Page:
Text description provided by the architects. Bright House overturns preconceptions about what a family home should be like; it shows that, even when you have children, your living space can still reflect your own personal taste and style. Bright House combines “industrial” fundamentals with classical elegance, and the living space is planned to suit the lifestyle of each family member, with design aesthetics and circulation routes within the living space interacting to achieve the best possible effect.
Once couples become parents, they start thinking about how they can add elements to the circulation routes within the home that will contribute to their child’s development. Because the wife would otherwise have to spend a lot of time clearing up after the child, the couple wanted to make sure that the living space would have plenty of storage areas. After extensive discussions, they decided to move away from conventional room layout and rethink the whole structure of the living space.
The design for the entrance takes account of the differing habits of each member of the family by adding shelves at different heights in the closet in the vestibule, and by incorporating recesses in the wall that can be used to hang things up. The existing kitchen was repurposed as a small storage space, with a dedicated platform for the mother to use. A two-way circulation approach has been adopted, using a sliding door design to facilitate more convenient movement between the vestibule and the platform.
What was originally an enclosed kitchen has been relocated to a location adjacent to the balcony, with a large central island that gives the wife plenty of space for cooking, while also enabling her to keep an eye on the children while she is preparing food. The balcony has a glass wall extending right down to floor level which helps to bring more sunlight into the house, with an area for growing flowers and plants outside, so that the sight of father and son growing fruit and vegetables together can add an extra touch of happiness to the family’s daily life.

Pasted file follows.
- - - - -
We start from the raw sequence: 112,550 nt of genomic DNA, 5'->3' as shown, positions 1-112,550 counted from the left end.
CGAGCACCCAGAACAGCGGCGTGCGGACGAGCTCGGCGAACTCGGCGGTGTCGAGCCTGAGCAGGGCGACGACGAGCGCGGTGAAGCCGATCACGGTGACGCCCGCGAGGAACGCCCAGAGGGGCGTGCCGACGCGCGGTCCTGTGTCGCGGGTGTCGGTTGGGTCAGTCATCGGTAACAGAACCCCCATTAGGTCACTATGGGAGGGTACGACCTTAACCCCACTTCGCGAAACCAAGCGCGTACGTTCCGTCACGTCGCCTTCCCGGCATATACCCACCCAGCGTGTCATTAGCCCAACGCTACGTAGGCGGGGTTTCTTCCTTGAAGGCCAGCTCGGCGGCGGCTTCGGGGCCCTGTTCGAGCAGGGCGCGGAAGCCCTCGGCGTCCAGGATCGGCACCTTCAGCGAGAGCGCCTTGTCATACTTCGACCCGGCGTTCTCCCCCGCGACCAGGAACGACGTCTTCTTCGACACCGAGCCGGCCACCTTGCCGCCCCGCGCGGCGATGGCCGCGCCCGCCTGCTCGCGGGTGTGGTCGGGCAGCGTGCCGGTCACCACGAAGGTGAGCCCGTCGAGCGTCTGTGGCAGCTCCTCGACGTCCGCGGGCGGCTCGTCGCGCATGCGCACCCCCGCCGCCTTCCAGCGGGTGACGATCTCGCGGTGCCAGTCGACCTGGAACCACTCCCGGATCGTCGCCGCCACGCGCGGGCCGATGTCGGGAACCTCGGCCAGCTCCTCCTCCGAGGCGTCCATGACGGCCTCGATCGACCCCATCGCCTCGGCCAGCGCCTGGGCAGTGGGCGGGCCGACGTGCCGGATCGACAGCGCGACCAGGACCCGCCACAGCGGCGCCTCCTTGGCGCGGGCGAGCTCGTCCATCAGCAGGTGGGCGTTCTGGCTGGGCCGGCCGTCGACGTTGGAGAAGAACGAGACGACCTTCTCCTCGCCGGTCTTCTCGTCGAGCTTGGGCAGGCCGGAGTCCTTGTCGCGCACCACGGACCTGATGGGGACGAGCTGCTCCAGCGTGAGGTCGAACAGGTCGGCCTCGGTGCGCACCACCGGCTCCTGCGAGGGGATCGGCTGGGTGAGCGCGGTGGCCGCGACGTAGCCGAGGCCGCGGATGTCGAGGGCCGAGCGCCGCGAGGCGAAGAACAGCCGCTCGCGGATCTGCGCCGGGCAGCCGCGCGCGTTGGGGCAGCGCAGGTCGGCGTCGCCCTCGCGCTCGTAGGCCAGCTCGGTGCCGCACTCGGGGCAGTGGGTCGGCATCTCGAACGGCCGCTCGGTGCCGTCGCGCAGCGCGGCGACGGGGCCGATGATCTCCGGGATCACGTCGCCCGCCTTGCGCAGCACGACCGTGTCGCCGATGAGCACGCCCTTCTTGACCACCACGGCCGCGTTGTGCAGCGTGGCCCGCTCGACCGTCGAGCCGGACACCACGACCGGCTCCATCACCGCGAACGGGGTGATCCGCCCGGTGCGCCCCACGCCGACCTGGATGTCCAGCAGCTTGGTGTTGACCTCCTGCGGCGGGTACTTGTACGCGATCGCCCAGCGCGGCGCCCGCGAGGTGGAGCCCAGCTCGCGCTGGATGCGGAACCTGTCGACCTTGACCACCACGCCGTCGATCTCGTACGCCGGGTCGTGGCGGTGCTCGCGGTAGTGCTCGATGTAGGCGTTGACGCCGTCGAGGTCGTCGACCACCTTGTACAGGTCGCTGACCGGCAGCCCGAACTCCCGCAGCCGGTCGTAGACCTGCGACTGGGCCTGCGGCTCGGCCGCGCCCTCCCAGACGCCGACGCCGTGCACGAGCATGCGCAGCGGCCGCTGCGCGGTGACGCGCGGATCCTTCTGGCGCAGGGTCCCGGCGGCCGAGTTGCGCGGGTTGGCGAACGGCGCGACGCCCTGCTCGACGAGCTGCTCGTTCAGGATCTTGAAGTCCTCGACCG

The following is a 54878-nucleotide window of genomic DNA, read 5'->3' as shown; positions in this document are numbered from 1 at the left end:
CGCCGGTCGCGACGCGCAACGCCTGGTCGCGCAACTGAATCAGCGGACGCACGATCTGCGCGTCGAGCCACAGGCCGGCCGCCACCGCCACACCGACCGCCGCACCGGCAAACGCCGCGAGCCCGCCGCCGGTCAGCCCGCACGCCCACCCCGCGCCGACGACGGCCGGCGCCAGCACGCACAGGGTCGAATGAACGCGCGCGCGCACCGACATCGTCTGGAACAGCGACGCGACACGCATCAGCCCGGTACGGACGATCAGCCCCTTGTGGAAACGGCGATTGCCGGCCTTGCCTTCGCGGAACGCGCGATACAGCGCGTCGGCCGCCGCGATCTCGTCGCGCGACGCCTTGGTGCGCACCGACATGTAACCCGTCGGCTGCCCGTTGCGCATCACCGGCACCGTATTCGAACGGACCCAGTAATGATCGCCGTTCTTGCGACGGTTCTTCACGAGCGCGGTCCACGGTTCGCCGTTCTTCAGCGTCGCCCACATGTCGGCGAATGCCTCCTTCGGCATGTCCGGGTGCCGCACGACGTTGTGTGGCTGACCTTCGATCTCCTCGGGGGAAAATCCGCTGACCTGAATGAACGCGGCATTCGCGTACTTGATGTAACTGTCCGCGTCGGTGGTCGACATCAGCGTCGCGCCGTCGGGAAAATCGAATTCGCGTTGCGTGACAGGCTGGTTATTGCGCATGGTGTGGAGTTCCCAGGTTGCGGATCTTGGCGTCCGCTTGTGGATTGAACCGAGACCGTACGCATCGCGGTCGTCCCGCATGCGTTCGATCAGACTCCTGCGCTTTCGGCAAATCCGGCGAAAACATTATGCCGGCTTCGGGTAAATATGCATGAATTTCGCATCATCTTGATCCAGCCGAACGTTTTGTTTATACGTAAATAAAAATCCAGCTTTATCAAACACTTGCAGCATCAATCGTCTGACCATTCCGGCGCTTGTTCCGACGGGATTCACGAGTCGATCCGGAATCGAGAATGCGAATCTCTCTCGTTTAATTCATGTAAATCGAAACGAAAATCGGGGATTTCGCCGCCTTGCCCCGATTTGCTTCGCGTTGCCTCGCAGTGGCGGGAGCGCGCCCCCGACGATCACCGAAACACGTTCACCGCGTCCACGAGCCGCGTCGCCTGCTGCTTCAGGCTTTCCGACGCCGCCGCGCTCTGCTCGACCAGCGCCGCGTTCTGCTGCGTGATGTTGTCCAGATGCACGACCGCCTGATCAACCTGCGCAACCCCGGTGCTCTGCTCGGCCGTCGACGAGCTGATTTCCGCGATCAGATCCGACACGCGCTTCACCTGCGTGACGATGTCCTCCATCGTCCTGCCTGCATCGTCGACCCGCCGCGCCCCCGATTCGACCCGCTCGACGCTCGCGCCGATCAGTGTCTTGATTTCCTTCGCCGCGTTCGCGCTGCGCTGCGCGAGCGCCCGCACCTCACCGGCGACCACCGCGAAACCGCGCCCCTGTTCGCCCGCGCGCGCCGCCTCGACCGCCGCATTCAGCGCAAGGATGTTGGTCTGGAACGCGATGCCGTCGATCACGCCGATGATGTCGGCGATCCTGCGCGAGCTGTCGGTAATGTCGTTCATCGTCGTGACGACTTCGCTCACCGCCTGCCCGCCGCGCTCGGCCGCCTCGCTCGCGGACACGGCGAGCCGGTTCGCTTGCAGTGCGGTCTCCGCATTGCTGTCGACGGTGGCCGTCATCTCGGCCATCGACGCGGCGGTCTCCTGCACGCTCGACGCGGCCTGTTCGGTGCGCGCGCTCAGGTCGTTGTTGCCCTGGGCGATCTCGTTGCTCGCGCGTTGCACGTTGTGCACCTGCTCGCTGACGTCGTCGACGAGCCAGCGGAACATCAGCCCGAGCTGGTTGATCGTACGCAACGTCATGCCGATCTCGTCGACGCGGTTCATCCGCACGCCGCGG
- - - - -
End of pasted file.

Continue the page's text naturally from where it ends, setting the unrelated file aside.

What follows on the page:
Creating an ideal home involves more than just building a safe, comfortable environment for children to grow up in; it is also important to preserve your own aesthetic sensibility, taste and lifestyle preferences. This attitude is reflected in the husband’s decision to have an “open” study design, with low-key wood grain textures complemented by metal surfaces; the key elements in the study are the District eight heo-wall-unit-with-medium-shelves and Boconocept’s Cupertino series streamlined writing table.
Every aspect of the study reflects the husband’s love of industrial-style design, which combines wonderfully with the herringbone wooden floors used for the shared areas of the house to generate an air of classical elegance. The wood-grain pattern is extended into the living room, where the visitor’s eye is immediately struck by the ROCHE BOBOIS leather sofa and the Sigurd Ressell “Falcon” winged armchairs, which help to give a unified thematic feel to the house’s shared areas. Behind the sofa, a small study has been partitioned off using a sliding door. Rather than using old-fashioned floor puzzle mats, this area has been designed with a wooden floor covered with synthetic foam, making it a safe place for the baby to learn to walk; once the child is older, the foam matting can be removed to create a reading and study room for the child.
Moving from the core living area to the main bedroom, the overall feel is calm and relaxed with a layered use of blue color tones that represents a continuation of the classical style of the main living area. The child’s bedroom has its own child-sized door, an innovative feature that is fun while also enhancing the sense of unity of the living space as a whole. Within the bedroom, the bright keynote color tones and the special “blackboard” paint material make this a space in which the child can develop his or her creative potential.
The bunk bed is designed to get the child used to putting things away after use, with cabinets and handles at just the right height for a child to use; the aim is to encourage the child to develop good habits in terms of putting their own toys away and keeping their clothes neat and tidy. The Seletti Monkey Lamp above the bed was specially chosen for a child whose Chinese Zodiac sign is the monkey. Thanks to careful spatial layout and furniture selection, every aspect of this house embodies a sense of mutual consideration between each family member and the others; every part of the house is able to retain the traces of their past life together, while also contributing to steady forward progress into a bright future.